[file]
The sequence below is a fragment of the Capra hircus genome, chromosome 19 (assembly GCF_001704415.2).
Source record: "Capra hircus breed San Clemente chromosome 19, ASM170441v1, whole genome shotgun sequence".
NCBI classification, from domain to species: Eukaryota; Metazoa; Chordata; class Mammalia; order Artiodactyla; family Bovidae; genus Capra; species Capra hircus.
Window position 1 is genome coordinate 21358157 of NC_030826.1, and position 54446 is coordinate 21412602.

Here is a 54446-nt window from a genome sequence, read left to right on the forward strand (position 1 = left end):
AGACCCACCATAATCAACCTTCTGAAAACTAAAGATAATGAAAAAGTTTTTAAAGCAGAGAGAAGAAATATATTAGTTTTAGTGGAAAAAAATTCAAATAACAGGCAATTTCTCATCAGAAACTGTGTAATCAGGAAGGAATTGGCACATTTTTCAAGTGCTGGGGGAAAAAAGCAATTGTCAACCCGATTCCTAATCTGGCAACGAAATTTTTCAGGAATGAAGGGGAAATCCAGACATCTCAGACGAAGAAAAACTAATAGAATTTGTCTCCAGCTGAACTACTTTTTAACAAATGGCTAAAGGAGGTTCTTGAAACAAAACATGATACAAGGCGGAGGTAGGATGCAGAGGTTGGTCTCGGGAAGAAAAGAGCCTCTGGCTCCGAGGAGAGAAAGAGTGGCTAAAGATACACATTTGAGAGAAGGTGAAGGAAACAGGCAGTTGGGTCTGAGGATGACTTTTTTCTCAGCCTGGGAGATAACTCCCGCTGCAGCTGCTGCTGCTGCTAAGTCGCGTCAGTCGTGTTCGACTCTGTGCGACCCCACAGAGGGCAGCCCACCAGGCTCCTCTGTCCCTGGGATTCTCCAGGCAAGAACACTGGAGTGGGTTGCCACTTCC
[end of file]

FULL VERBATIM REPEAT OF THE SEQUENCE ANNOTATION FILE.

The sequence below is a fragment of the Capra hircus genome, chromosome 19 (assembly GCF_001704415.2).
Source record: "Capra hircus breed San Clemente chromosome 19, ASM170441v1, whole genome shotgun sequence".
NCBI classification, from domain to species: Eukaryota; Metazoa; Chordata; class Mammalia; order Artiodactyla; family Bovidae; genus Capra; species Capra hircus.
Window position 1 is genome coordinate 21358157 of NC_030826.1, and position 54446 is coordinate 21412602.

Here is a 54446-nt window from a genome sequence, read left to right on the forward strand (position 1 = left end):
AGACCCACCATAATCAACCTTCTGAAAACTAAAGATAATGAAAAAGTTTTTAAAGCAGAGAGAAGAAATATATTAGTTTTAGTGGAAAAAAATTCAAATAACAGGCAATTTCTCATCAGAAACTGTGTAATCAGGAAGGAATTGGCACATTTTTCAAGTGCTGGGGGAAAAAAGCAATTGTCAACCCGATTCCTAATCTGGCAACGAAATTTTTCAGGAATGAAGGGGAAATCCAGACATCTCAGACGAAGAAAAACTAATAGAATTTGTCTCCAGCTGAACTACTTTTTAACAAATGGCTAAAGGAGGTTCTTGAAACAAAACATGATACAAGGCGGAGGTAGGATGCAGAGGTTGGTCTCGGGAAGAAAAGAGCCTCTGGCTCCGAGGAGAGAAAGAGTGGCTAAAGATACACATTTGAGAGAAGGTGAAGGAAACAGGCAGTTGGGTCTGAGGATGACTTTTTTCTCAGCCTGGGAGATAACTCCCGCTGCAGCTGCTGCTGCTGCTAAGTCGCGTCAGTCGTGTTCGACTCTGTGCGACCCCACAGAGGGCAGCCCACCAGGCTCCTCTGTCCCTGGGATTCTCCAGGCAAGAACACTGGAGTGGGTTGCCACTTCC